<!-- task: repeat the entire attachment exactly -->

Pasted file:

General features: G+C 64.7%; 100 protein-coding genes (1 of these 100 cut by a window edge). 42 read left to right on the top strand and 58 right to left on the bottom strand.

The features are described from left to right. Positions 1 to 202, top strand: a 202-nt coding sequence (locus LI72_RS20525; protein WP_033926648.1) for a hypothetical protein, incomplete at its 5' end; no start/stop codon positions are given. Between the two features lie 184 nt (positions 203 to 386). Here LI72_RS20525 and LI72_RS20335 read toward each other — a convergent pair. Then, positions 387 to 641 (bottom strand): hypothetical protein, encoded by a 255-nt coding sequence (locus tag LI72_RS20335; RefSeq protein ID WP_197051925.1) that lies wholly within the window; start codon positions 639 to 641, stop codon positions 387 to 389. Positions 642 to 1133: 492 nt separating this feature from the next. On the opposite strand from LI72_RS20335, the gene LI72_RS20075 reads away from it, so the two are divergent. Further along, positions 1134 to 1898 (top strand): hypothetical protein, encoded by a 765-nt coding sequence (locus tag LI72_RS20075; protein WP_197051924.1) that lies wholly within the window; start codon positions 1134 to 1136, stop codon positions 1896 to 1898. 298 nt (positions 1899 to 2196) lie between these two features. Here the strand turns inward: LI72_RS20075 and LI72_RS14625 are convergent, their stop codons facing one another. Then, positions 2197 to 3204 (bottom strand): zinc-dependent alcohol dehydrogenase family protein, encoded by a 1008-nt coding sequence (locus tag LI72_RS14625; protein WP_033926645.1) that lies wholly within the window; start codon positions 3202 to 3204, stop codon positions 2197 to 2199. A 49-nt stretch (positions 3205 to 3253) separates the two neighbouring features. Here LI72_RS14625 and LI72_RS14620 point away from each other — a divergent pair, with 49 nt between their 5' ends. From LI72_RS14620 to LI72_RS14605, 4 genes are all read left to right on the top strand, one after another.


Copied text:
General features: G+C 64.7%; 100 protein-coding genes (1 of these 100 cut by a window edge). 42 read left to right on the top strand and 58 right to left on the bottom strand.

The features are described from left to right. Positions 1 to 202, top strand: a 202-nt coding sequence (locus LI72_RS20525; protein WP_033926648.1) for a hypothetical protein, incomplete at its 5' end; no start/stop codon positions are given. Between the two features lie 184 nt (positions 203 to 386). Here LI72_RS20525 and LI72_RS20335 read toward each other — a convergent pair. Then, positions 387 to 641 (bottom strand): hypothetical protein, encoded by a 255-nt coding sequence (locus tag LI72_RS20335; RefSeq protein ID WP_197051925.1) that lies wholly within the window; start codon positions 639 to 641, stop codon positions 387 to 389. Positions 642 to 1133: 492 nt separating this feature from the next. On the opposite strand from LI72_RS20335, the gene LI72_RS20075 reads away from it, so the two are divergent. Further along, positions 1134 to 1898 (top strand): hypothetical protein, encoded by a 765-nt coding sequence (locus tag LI72_RS20075; protein WP_197051924.1) that lies wholly within the window; start codon positions 1134 to 1136, stop codon positions 1896 to 1898. 298 nt (positions 1899 to 2196) lie between these two features. Here the strand turns inward: LI72_RS20075 and LI72_RS14625 are convergent, their stop codons facing one another. Then, positions 2197 to 3204 (bottom strand): zinc-dependent alcohol dehydrogenase family protein, encoded by a 1008-nt coding sequence (locus tag LI72_RS14625; protein WP_033926645.1) that lies wholly within the window; start codon positions 3202 to 3204, stop codon positions 2197 to 2199. A 49-nt stretch (positions 3205 to 3253) separates the two neighbouring features. Here LI72_RS14625 and LI72_RS14620 point away from each other — a divergent pair, with 49 nt between their 5' ends. From LI72_RS14620 to LI72_RS14605, 4 genes are all read left to right on the top strand, one after another.